Azar Nafisi thinks the best way to pin down a culture is to take a look at its canonical works of literature. In The Republic of Imagination, as Adam Begley details in a review in the Times Literary Supplement, she examines a few of America’s classic novels, including Babbitt, Huck Finn and The Heart is a Lonely Hunter. You could also read Jonathan Russell Clark’s review of the book for The Millions.
Recent Year in Reading alum Rebecca Makkai writes about the difference between publishing your first book and your second book for Ploughshares. Let's just say it's the difference between champagne and "all the whiskey." Pair with Zhanna Slor's Millions interview with Makkai in which they discuss that second book, The Hundred-Year House.
Out this week: Dinner at the Center of the Earth by Nathan Englander; Sourdough by Robin Sloan; Border by Kapka Kassabova; A Legacy of Spies by John le Carré; and Sing, Unburied, Sing by Jesmyn Ward. For more on these and other new titles, go read our most recent book preview.
"I'm not paranoid, I'm really not." The Washington Post has a profile of the so-called American Redoubt, an area of the Pacific Northwest populated by doomsday preppers. Pair with our own Emily St. John Mandel's reading list of five can't-miss apocalyptic narratives.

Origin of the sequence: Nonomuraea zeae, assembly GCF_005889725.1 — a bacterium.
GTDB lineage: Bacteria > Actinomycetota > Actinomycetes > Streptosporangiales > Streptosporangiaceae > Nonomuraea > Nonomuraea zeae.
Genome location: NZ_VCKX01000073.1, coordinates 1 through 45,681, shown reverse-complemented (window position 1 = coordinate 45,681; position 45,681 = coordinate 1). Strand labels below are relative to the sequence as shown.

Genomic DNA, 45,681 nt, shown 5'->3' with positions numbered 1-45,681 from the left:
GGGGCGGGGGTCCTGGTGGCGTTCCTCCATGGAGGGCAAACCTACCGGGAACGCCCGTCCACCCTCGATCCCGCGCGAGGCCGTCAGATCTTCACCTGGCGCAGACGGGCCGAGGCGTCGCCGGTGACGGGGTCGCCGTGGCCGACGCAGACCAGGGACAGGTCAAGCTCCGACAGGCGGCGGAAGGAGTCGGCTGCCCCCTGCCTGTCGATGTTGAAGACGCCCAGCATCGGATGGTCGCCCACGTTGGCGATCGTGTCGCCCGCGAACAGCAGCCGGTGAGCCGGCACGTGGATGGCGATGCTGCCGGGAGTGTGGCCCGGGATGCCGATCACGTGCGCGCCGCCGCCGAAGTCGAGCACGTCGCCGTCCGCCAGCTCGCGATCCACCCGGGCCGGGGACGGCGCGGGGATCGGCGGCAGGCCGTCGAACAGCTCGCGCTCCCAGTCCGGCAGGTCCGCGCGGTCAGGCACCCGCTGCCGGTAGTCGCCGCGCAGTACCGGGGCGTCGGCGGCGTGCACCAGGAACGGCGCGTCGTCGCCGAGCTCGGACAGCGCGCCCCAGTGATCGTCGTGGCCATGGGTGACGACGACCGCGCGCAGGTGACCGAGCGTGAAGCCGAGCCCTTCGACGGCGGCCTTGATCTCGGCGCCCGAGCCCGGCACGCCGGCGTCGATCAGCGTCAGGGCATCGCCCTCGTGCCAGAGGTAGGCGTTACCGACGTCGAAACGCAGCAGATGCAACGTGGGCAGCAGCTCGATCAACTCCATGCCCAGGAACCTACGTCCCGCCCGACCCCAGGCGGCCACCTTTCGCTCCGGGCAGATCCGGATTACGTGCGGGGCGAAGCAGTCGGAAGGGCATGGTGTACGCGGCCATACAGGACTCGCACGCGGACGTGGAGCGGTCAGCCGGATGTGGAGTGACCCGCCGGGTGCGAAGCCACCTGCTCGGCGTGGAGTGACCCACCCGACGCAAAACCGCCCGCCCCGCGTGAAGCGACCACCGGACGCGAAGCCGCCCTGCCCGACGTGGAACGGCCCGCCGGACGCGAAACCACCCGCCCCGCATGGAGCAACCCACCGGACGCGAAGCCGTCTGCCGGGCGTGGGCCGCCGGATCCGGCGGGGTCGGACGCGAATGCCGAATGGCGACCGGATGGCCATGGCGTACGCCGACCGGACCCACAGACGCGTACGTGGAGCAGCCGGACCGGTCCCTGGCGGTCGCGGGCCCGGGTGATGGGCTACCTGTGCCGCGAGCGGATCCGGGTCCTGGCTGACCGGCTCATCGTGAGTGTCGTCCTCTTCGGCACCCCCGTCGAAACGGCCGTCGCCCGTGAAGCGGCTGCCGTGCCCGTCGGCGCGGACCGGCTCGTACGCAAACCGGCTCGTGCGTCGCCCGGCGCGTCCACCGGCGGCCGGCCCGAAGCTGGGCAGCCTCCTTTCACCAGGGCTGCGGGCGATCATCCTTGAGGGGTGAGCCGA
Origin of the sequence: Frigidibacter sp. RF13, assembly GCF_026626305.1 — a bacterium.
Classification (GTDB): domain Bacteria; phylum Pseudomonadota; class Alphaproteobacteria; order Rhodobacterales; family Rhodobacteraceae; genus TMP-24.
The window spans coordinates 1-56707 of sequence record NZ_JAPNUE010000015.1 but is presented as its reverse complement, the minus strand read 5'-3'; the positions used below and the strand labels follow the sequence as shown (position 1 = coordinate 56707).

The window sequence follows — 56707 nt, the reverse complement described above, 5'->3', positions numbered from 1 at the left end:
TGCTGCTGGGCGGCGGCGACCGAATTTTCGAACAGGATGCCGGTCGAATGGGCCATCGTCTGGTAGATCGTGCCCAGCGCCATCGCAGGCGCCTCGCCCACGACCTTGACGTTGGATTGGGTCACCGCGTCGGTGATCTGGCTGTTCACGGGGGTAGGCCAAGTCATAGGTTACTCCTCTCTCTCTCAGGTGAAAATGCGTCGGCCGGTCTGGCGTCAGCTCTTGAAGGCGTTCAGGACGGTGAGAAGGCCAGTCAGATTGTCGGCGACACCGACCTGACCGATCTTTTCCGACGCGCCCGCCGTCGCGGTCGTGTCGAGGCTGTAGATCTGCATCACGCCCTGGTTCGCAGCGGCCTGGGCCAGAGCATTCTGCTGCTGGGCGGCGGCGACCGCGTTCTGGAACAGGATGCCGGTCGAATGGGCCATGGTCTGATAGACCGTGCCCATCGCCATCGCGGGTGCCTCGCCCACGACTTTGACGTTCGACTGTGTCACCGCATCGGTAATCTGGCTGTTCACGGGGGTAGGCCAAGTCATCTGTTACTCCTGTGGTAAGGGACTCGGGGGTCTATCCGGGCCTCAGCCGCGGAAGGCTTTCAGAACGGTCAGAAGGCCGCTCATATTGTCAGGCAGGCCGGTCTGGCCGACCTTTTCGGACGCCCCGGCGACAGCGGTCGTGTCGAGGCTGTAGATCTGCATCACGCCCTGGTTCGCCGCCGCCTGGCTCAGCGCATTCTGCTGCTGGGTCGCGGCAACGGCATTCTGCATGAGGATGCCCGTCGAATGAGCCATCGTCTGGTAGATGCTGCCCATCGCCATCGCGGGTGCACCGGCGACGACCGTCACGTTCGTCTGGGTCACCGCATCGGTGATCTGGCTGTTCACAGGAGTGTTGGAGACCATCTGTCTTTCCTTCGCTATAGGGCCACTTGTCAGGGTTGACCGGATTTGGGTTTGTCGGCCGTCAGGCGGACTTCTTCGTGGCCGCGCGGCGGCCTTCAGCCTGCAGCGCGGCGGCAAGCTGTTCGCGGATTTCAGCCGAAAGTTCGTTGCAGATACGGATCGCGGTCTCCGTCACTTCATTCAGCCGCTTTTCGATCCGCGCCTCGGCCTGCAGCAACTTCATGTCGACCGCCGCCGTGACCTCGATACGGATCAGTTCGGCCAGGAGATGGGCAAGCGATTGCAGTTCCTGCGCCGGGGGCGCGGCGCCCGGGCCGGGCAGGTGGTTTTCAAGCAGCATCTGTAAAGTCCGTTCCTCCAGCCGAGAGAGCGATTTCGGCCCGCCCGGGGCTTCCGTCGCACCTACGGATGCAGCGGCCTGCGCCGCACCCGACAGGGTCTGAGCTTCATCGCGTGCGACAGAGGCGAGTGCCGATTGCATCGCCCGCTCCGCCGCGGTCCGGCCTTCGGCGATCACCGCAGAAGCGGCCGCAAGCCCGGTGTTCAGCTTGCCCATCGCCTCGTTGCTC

The Republic of South Sudan has declared independence. Just three years ago, Dave Eggers published Out of Exile: Narratives from the Abducted and Displaced People of Sudan (Voice of Witness). The Guardian has an excerpt. A year later, Jamal Mahjoub foresaw the secessionist fervor south of Darfur.
London is the most popular literary city. Graphic designer Edgard Barbosa made an infographic that visualizes the number of English-language books written about 10 international cities from 1800 to 2000. The locales include Rome, New York City, London, Paris, Tokyo, Madrid, Beijing, Chicago, Cairo, and Mumbai.
“When Leonard Riggio bought Barnes & Noble in 1971, it consisted of a single struggling store in Manhattan. Over time, with swagger and an unwavering belief in the value of physical bookstores, he turned it into the country’s largest bookselling chain.” Riggio, founder and executive chairman of B&N, announced yesterday that he will be stepping down in September. Let our own Janet Potter take you through a history of her love for bookstores.